Profile: Hans Haacke
Affiliated Movements: Conceptual Art. , Pop Art
* The placement of other artists in the same category is purely for didactic purposes - any number alternate criteria could result in a different choice. This list is chosen by suggesting other artists, mostly working at the same point in time and whose work might evoke similar questions in the viewer.
Hans Haacke, Condensation Wall,1967.
Hans Haacke - What's the Big Deal?
Condensation Cube, begun 1965, completed 2008; plexiglass and water; Hirshhorn Museum and Sculpture Garden
One of his best-known works, Shapolsky et al. Manhattan Real Estate Holdings, A Real Time Social System, as of May 1, 1971 exposed the questionable transactions of Harry Shapolsky's real-estate business between 1951 and 1971. Haacke's 1971 one-artist show at the Solomon R. Guggenheim Museum, which was to include this work and which also made an issue of the business and personal connections of the museum's trustees, was cancelled by the museum's director six weeks before the opening. An exhibition at the Wallraf-Richartz museum was also cancelled due to the inclusion by Haacke of the PROJEKT '74 celebration in Cologne, a history of the ownership of a painting in the collection in which the Third Reich activities of its donor were revealed.(Provenance issue)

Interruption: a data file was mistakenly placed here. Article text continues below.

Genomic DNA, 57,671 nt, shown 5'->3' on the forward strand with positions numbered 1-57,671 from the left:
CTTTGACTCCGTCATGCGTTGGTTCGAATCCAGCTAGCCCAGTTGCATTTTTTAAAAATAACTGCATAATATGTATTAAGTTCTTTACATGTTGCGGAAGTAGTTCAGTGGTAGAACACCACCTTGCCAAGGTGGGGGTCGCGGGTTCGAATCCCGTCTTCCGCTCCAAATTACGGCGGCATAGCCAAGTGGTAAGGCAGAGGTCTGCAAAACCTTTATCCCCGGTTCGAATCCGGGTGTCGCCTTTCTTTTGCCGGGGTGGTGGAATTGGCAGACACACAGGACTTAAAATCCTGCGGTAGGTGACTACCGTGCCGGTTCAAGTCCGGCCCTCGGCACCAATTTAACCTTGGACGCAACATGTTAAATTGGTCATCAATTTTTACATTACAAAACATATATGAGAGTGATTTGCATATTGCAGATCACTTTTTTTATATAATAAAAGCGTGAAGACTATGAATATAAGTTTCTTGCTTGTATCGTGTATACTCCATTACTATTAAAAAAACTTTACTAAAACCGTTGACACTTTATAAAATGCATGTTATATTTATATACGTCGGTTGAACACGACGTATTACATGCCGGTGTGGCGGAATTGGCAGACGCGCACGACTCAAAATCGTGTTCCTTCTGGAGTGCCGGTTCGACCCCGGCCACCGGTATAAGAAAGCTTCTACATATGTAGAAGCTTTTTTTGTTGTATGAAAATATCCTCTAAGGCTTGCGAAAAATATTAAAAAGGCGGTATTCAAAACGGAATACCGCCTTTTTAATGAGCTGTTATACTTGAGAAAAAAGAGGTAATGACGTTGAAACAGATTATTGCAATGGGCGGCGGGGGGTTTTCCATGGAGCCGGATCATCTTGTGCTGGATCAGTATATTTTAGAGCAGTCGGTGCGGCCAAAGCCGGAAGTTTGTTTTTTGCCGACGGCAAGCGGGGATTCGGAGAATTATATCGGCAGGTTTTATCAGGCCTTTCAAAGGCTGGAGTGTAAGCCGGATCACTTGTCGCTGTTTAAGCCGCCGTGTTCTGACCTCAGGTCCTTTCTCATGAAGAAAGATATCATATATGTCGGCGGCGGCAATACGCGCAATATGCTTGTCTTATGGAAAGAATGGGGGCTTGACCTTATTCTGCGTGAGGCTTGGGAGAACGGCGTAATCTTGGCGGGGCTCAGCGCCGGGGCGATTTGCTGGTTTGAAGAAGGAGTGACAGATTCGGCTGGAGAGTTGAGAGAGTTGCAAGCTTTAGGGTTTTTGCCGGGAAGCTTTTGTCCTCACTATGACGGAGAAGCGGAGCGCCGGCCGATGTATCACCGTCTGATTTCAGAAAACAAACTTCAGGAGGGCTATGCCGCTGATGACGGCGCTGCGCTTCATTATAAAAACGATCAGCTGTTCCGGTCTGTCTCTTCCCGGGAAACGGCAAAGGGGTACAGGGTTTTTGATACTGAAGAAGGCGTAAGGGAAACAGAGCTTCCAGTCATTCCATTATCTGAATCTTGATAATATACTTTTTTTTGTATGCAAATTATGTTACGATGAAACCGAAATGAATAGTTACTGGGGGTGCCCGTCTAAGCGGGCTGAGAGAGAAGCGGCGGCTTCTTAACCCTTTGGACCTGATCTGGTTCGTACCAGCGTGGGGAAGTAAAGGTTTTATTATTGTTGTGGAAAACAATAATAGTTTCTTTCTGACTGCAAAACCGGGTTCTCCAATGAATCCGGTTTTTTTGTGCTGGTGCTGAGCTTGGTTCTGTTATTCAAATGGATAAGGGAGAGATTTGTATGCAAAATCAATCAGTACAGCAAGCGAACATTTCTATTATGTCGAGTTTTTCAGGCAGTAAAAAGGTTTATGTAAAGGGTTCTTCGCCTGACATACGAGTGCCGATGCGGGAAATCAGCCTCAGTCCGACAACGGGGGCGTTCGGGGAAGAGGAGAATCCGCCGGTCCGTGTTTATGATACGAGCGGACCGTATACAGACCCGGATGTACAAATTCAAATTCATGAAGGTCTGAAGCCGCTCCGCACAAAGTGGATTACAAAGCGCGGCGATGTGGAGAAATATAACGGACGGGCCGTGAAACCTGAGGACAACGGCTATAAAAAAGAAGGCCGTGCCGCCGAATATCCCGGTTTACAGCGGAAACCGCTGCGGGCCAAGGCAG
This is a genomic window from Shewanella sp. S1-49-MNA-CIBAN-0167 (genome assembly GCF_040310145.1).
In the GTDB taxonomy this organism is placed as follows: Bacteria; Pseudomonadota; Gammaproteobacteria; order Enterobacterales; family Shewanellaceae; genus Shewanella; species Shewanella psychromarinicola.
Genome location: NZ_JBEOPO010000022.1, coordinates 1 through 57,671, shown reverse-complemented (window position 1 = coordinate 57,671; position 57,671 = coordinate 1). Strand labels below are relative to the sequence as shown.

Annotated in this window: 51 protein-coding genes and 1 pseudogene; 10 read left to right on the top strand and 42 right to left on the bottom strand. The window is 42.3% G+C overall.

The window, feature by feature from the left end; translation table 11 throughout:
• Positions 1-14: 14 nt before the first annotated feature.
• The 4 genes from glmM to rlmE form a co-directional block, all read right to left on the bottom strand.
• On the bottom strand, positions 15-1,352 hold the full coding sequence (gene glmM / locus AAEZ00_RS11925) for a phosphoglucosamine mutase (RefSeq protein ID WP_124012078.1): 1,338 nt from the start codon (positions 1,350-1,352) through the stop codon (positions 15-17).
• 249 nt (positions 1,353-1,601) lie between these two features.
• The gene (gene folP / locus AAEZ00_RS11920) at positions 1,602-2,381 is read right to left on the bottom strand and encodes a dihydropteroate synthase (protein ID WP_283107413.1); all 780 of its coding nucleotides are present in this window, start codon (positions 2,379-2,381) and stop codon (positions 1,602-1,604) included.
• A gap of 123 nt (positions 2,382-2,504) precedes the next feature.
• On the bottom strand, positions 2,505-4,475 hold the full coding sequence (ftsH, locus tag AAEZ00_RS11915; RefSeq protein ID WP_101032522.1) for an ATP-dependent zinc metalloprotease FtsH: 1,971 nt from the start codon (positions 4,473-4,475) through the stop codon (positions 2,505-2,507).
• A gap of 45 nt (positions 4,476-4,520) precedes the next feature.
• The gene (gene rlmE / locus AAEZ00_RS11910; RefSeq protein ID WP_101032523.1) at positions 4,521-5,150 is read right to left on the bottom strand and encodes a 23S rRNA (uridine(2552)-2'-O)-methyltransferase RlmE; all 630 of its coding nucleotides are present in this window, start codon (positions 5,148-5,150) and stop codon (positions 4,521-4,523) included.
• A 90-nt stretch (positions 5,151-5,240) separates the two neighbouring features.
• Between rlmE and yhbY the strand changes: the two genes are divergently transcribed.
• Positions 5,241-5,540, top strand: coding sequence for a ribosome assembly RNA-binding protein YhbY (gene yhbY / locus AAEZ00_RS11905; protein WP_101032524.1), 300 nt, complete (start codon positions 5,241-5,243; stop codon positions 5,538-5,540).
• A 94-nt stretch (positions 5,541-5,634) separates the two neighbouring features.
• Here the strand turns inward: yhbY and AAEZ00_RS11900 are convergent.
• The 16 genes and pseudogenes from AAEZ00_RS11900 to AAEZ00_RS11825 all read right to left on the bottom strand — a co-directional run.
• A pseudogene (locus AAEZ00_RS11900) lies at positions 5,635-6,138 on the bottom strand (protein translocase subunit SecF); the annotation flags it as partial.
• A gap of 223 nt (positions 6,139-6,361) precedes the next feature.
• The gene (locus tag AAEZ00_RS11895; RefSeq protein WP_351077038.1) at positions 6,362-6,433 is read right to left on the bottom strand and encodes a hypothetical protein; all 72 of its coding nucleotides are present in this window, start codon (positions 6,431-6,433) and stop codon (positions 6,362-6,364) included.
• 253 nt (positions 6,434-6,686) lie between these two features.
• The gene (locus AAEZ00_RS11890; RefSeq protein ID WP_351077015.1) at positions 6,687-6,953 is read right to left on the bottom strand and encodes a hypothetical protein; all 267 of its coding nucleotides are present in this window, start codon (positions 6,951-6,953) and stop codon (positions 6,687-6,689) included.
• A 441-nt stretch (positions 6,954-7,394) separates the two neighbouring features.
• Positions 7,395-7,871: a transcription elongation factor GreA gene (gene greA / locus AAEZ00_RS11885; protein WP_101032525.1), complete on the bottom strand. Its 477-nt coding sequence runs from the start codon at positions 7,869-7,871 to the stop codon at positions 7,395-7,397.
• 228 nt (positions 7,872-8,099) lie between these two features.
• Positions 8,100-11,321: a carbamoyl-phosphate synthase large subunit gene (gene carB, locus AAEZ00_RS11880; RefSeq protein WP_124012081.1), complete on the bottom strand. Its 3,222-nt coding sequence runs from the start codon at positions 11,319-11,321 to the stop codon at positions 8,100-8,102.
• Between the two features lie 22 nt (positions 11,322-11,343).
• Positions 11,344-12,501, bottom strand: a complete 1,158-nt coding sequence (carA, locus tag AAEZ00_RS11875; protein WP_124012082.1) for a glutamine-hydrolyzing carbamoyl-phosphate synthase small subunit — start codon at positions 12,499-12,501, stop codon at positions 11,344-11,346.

Hans Haacke - Biography
Photograph of MoMA Poll in the Museum of Modern Art (MoMA).
In 1970, Haacke created an installation commissioned for the MoMA in New York entitled MoMA Poll. The work was a query that asked "Would the fact that Governor Rockefeller has not denounced President Nixon's Indochina Policy be a reason for you not voting for him in November?" with two ballot boxes (made of plexi-glass). The end result at the end of the exhibition was approximately twice as many Yes ballots as No ballots. The installation is an early example of Institutional Critique and criticized a board trustee and the institution (MoMA).
In 1978 Haacke had a solo exhibition at the Museum of Modern Art in Oxford for which he created the work "A Breed Apart", which made explicit criticism of the state owned British Leyland exporting vehicles for police and military use to apartheid South Africa. In 1979 he had a solo exhibition at The Renaissance Society, featuring highly political paintings which reproduced and altered print ads for Mobil, Allied Chemical, and Tiffany & Co. In the later 1980s Haacke moved towards using paintings and larger scale sculptural installation. In 1988 he was given an exhibition at the Tate Gallery in London for which he did a portrait of Margaret Thatcher featuring cameos of Maurice and Charles Saatchi.
Haacke's 1990 controversial painting Cowboy with Cigarette turned Picasso's Man with a Hat (1912-13) into a cigarette advertisement. The work was a reaction to the Phillip Morris company's sponsorship of a 1989-90 exhibition about Cubism at the Museum of Modern Art. Hans Haacke published a book about the ideas and processes behind his and other conceptual art called Framing and Being Framed.